Starovoitova, Galina (1946–1998)
Starovoitova, Galina (1946–1998)
Russian politician, advisor to Boris Yeltsin, who was assassinated in 1998. Pronunciation: Sta-ro-VOI-tova. Born Galina Vasil'evna in Cheliabinsk, RSFSR, on May 17, 1946; murdered in St. Petersburg, Russia, on November 20, 1998; daughter of Vasilii Stepanovich (a professor and Party organizer who held an important position in the defense industry) and Rimma Iakovlevna; Leningrad College of Military Engineering, B.A., 1966; Leningrad State University, M.A. in social psychology, 1971; Institute of Ethnography of the USSR Academy of Sciences, Ph.D. in psychology, 1980; married Grigorii Borshevskii; married Andrei Volkov (a physicist), in 1998; children: (first marriage) son, Platon Grigor'evich Borshevskii.
Was a member of the USSR Congress of People's Deputies (1989–91); was a member of the Russian Congress of People's Deputies (1990–93); was an advisor to Boris Yeltsin on inter-ethnic affairs (1991–92); was a member of Russian State Duma (1995–98); ran for president of the Russian Federation (1996).
Ethnic Groups in the Modern Soviet City (in Russian; Leningrad: Nauka, 1987), based on her Ph.D. dissertation; numerous articles and interviews in the press on the political situation in the former Soviet Union (1988–98).
On November 20, 1998, Galina Starovoitova, a member of the Russian State Duma (Parliament), was shot dead in the hallway of her St. Petersburg apartment building. It was widely believed that Starovoitova had been the victim of a contract killing because of her history as a fierce and uncompromising fighter for democracy in Russia. The top leadership, including President Boris Yeltsin, for whom she had worked as an advisor on inter-ethnic issues, vowed to get to the bottom of her murder, noting the importance both of her commitment to the development of democracy in Russia and the need to stop the contract killings of politicians and businesspeople by organized crime and political extremists. Starovoitova was a popular public figure among the citizenry; on the day of her funeral, more than 10,000 mourners came to pay their respects as she lay in state.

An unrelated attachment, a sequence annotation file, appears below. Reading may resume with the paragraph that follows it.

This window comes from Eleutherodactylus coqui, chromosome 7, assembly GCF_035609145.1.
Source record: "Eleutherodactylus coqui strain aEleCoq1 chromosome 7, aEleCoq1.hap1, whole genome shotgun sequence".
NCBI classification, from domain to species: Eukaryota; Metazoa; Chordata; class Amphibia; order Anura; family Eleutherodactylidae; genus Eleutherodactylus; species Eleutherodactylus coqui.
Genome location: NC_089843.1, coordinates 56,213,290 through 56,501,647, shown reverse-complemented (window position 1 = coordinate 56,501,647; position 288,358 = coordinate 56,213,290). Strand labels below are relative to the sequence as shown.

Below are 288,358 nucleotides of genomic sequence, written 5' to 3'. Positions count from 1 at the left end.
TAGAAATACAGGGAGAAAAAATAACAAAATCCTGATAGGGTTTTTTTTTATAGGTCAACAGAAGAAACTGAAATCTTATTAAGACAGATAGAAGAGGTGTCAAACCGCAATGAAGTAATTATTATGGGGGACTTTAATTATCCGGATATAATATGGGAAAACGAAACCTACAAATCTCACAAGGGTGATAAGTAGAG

Thus ended the turbulent and brief political career of a woman who is commonly described in epitaphs as courageous and noble, a person of integrity, a representative of the cream of the Russian intelligentsia. Writes Adam Michnik: "Their principle was the truth; their characteristic was straightforwardness; their method was a nonviolent way of forcing change; their spiritual climate was free from hate and thoughts of revenge." "In burying Galina Starovoitova," noted Bill Powell, "many Russians wondered whether they were also burying what she stood for: their country's flagging experiment with liberalism and democracy."
Born Galina Vasil'evna in Cheliabinsk in 1946, Starovoitova began her professional life in 1966 when, having graduated from the Leningrad Military College for Engineering with a B.A., she worked first as a laboratory assistant in a research institute. From 1968 to 1971, she worked as a sociologist at a research institute specializing in the technology of ship-building. In 1971, having graduated from Leningrad State University with an M.A. in social psychology, Starovoitova worked as a psychologist first at a factory, then at an architectural-planning organization; she also taught social psychology at two post-secondary institutions.
In 1973, Starovoitova began her Ph.D. studies at the Institute of Ethnography at the USSR Academy of Sciences. Three years later, she defended her dissertation on "Problems of ethnosociology of ethnic groups in the modern city." The study was based on material gathered on the Tatar population in Leningrad (now St. Petersburg). Starovoitova worked as a researcher at the Institute of Ethnography and at the Centre for the Study of Inter-ethnic Relations, also part of the Academy of Sciences.